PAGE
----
Taraalcar
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Join date: Jun 2007
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#1
Recently I've become very intrigued and fascinated with the idea of musical improv, and was wondering what is a good album which is, say, 80-90% improvatisation? Guitar in a rock or blues setting is preferred, but any genre is fine.
aetherspear
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#2
Free jazz. but really any jazz is mostly improv, except for the basic chord and melody arrangements.
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theneildeal
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#4
check out Friday Night In San Francisco - Al di Meola, Paco De Lucia & John MacLaughlin. Its the most incredible live fusion album. I imagine that the majority of it is improve as well.

To be honest, most jazz is improv. No jazz musician would want to be seen with a tab! Check out the suggested jazz albums that's stickied in this forum. Any guitar/fusion album will be perfect for what you're looking for.

If you want blues, SRV has a great live album, although its title eludes me. You'll find that most major blues artists improv.

My advice is to check out jazz. Jazz is almost entirely improv, whereas blues is less so.

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Jimmy94
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#5
There are different levels of improvisation. Often in blues and rock all that is improvised is the solos:
Cream
CCR
AC / DC
The Eagles
Stevie Ray Vaughan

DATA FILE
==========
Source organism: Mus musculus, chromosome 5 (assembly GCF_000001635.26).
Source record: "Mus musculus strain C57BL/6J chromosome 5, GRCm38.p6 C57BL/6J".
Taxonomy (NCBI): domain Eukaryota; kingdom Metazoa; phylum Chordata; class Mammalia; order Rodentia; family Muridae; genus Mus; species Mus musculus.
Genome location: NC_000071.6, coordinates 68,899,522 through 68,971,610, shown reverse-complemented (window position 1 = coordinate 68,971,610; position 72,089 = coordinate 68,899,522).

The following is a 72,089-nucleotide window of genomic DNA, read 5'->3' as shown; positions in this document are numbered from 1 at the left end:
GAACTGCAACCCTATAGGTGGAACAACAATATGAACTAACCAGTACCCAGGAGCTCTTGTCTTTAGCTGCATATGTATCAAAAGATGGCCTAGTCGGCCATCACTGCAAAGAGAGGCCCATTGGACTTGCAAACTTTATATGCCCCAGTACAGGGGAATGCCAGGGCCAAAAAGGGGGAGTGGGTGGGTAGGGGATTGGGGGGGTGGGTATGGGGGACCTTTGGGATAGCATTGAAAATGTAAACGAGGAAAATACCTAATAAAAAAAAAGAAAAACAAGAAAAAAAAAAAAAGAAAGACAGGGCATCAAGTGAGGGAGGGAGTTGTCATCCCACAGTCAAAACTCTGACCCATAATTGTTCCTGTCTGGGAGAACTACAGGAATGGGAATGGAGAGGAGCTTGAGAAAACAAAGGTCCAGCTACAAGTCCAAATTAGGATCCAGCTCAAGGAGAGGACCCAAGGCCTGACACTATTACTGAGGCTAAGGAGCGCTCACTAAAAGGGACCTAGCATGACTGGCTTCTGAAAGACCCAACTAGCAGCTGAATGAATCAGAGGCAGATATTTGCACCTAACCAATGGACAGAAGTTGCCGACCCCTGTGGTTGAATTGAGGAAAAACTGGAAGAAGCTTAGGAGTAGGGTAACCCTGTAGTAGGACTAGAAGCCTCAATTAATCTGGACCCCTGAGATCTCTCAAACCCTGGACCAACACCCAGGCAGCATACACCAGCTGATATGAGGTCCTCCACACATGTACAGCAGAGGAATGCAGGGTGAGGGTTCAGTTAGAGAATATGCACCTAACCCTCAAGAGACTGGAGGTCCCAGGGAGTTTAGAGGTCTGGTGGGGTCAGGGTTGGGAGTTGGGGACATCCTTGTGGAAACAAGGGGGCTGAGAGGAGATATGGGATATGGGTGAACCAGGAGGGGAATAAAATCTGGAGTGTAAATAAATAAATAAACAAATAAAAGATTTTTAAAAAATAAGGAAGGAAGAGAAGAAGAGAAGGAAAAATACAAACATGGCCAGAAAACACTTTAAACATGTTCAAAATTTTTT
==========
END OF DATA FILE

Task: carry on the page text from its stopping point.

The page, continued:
In most jazz both the solos and rhythm are improvised, but both still always follow the song's chord progression, this is true for some rock bands also:
Joe Pass
early Miles Davis
Led Zeppelin
Kenny Burrell
Grant Green
Neil Young
The Velvet Underground (live)

Finally there's jam bands that still have cohesive songs, but they frequently branch off into completely improvised jams, where all the band follows is a loose tempo and key. The same is true for experimental jazz like Coltrane's later work.

Grateful Dead
Allman Bros
Phish
moe.

Then there's free jazz


I can't recommend Grateful Dead - Live/Dead enough. It's mind blowing.
Last edited by Jimmy94 at Mar 31, 2008,
aetherspear
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#6
^for sure, Live/Dead is one of my top ten albums ever.
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imgooley
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#9
Bebop is based in improv as well. It follows a chord structure, but the solos are improvised. Many of Monk's tunes are based of a simple riff, with many different changes in rhythm and melody. Same goes for Charlie Parker and Dizzy Gillespie.

Another good jam band to check out is Gov't Mule.
andy_woodhead
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#10
Check out Pat Metheny. Bright Size Life is a good start. His sound might be something in the vein of what you're looking for.
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#13